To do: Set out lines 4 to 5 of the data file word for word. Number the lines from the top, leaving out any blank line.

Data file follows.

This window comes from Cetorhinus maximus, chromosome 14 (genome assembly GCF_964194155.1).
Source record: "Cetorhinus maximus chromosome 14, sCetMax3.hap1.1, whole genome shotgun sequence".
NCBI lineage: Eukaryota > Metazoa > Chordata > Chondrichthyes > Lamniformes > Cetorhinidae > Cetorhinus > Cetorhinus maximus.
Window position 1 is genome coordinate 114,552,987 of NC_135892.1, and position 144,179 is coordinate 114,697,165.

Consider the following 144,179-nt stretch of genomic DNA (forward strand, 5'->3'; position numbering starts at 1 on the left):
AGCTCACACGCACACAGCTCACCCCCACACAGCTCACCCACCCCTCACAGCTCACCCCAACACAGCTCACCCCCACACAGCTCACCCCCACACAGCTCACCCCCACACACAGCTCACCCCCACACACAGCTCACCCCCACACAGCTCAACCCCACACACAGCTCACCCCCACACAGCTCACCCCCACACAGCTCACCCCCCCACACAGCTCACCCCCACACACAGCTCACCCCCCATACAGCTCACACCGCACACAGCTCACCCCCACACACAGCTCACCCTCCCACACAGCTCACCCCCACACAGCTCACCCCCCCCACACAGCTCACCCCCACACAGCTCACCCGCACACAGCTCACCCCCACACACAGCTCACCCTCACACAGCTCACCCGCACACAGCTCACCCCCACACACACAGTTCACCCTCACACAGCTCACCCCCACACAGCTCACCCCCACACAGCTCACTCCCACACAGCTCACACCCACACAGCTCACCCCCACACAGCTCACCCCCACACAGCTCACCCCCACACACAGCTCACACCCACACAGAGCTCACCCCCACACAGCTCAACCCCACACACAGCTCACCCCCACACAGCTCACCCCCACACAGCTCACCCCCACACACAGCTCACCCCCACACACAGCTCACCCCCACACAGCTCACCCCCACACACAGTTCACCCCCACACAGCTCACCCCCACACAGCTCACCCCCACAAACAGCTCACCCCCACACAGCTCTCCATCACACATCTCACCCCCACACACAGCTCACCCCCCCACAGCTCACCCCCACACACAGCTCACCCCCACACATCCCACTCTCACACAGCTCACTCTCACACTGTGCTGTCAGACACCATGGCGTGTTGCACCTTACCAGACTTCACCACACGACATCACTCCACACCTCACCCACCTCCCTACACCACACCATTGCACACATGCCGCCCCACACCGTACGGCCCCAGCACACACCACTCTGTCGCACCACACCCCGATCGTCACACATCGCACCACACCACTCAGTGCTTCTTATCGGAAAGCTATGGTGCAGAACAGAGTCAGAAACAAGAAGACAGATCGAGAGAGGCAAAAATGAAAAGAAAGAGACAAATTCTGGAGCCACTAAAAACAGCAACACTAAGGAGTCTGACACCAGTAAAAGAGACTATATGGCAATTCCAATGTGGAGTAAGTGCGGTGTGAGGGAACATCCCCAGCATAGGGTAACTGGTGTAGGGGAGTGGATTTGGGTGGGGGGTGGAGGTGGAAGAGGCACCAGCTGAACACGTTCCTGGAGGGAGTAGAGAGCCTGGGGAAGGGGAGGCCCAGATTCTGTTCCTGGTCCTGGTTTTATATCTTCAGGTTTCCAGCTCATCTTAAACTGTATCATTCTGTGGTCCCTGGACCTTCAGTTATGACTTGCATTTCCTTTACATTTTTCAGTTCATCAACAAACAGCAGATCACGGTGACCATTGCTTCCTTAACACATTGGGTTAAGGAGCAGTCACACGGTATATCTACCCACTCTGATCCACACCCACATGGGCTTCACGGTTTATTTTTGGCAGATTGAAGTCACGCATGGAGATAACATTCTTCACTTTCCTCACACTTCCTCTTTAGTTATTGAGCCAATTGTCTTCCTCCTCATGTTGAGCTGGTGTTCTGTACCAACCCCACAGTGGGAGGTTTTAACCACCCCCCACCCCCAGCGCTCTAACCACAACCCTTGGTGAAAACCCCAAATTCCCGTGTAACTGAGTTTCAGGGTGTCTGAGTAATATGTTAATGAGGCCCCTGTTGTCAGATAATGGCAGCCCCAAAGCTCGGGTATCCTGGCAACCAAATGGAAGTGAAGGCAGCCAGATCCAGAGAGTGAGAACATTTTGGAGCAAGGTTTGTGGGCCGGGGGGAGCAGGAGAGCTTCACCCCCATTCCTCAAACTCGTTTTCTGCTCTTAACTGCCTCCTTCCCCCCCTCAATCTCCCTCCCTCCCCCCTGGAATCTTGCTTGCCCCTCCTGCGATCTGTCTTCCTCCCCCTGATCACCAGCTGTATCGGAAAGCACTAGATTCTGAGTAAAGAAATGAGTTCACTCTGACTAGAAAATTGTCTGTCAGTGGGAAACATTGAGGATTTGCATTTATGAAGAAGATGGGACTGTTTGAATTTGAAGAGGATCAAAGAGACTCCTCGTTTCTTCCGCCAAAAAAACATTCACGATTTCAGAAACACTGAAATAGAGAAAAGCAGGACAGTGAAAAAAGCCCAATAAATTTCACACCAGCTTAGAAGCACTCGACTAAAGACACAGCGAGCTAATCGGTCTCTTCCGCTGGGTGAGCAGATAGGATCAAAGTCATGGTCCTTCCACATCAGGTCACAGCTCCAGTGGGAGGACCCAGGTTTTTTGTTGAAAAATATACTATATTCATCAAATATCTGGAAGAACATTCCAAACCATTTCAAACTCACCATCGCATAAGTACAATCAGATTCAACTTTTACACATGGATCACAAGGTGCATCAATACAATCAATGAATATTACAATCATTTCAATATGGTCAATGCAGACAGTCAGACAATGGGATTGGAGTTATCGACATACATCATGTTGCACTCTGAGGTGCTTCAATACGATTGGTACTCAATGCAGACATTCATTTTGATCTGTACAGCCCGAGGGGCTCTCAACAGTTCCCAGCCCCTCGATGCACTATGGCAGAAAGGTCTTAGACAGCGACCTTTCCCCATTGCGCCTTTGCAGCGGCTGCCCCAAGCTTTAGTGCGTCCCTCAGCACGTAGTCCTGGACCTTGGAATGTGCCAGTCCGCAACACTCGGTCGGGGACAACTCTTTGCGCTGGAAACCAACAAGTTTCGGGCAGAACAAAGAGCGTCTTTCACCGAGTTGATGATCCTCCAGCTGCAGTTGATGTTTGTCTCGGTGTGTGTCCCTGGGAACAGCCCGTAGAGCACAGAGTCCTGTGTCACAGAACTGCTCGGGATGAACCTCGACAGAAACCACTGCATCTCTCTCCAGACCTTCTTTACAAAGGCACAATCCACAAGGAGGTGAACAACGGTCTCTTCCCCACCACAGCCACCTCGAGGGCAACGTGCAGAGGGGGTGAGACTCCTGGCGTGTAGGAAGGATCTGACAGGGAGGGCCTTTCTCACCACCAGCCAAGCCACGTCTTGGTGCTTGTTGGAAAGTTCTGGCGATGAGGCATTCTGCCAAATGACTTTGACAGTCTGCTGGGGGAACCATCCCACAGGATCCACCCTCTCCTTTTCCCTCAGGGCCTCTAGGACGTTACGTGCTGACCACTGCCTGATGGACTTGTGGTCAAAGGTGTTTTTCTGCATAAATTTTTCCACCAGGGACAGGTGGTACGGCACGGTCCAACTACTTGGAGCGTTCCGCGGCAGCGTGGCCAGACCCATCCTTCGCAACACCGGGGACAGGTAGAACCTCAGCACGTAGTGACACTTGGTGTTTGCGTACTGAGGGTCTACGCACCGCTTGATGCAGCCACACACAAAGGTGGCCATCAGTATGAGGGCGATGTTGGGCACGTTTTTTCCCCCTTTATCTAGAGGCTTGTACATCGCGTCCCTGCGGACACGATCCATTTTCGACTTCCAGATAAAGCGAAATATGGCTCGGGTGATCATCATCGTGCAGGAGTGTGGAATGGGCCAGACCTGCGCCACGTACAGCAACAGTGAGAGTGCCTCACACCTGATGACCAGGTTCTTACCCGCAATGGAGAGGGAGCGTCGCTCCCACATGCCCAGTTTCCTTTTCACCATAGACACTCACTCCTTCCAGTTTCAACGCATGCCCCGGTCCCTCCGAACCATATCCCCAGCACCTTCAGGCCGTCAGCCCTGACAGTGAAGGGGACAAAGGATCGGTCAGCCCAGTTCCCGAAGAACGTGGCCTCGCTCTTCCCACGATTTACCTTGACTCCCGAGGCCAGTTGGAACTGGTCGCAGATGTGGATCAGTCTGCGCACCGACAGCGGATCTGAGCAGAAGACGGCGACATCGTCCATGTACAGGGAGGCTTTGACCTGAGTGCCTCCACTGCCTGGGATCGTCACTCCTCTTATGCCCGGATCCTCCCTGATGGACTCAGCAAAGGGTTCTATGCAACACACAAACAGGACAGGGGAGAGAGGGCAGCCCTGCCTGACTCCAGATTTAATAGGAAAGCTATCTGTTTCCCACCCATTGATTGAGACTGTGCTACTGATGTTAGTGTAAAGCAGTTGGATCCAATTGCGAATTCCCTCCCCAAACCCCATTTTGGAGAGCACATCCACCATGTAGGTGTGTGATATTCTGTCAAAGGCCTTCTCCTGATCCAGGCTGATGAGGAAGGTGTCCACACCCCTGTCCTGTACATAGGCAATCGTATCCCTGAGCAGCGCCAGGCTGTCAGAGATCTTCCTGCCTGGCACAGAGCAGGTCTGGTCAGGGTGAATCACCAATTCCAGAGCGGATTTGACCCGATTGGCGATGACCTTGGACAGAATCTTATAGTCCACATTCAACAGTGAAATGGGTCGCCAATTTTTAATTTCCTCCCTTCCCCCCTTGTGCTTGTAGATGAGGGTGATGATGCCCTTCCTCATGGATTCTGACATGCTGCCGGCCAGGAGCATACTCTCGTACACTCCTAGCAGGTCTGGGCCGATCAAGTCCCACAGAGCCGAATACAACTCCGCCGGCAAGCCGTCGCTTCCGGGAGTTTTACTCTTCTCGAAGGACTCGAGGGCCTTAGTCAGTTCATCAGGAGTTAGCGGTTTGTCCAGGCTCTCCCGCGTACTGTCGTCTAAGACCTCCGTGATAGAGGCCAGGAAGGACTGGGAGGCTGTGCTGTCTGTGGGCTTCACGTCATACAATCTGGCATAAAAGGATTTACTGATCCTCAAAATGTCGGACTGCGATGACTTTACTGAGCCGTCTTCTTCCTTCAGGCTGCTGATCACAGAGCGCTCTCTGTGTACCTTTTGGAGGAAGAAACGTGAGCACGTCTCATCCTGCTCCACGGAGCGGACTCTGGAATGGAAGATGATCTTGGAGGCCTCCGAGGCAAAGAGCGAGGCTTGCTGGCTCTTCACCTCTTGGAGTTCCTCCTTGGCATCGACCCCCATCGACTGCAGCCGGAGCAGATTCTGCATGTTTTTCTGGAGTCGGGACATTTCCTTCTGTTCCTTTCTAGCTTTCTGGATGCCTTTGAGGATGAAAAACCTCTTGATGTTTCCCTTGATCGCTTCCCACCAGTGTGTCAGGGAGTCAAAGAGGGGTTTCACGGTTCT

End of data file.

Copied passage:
Window position 1 is genome coordinate 114,552,987 of NC_135892.1, and position 144,179 is coordinate 114,697,165.

Consider the following 144,179-nt stretch of genomic DNA (forward strand, 5'->3'; position numbering starts at 1 on the left):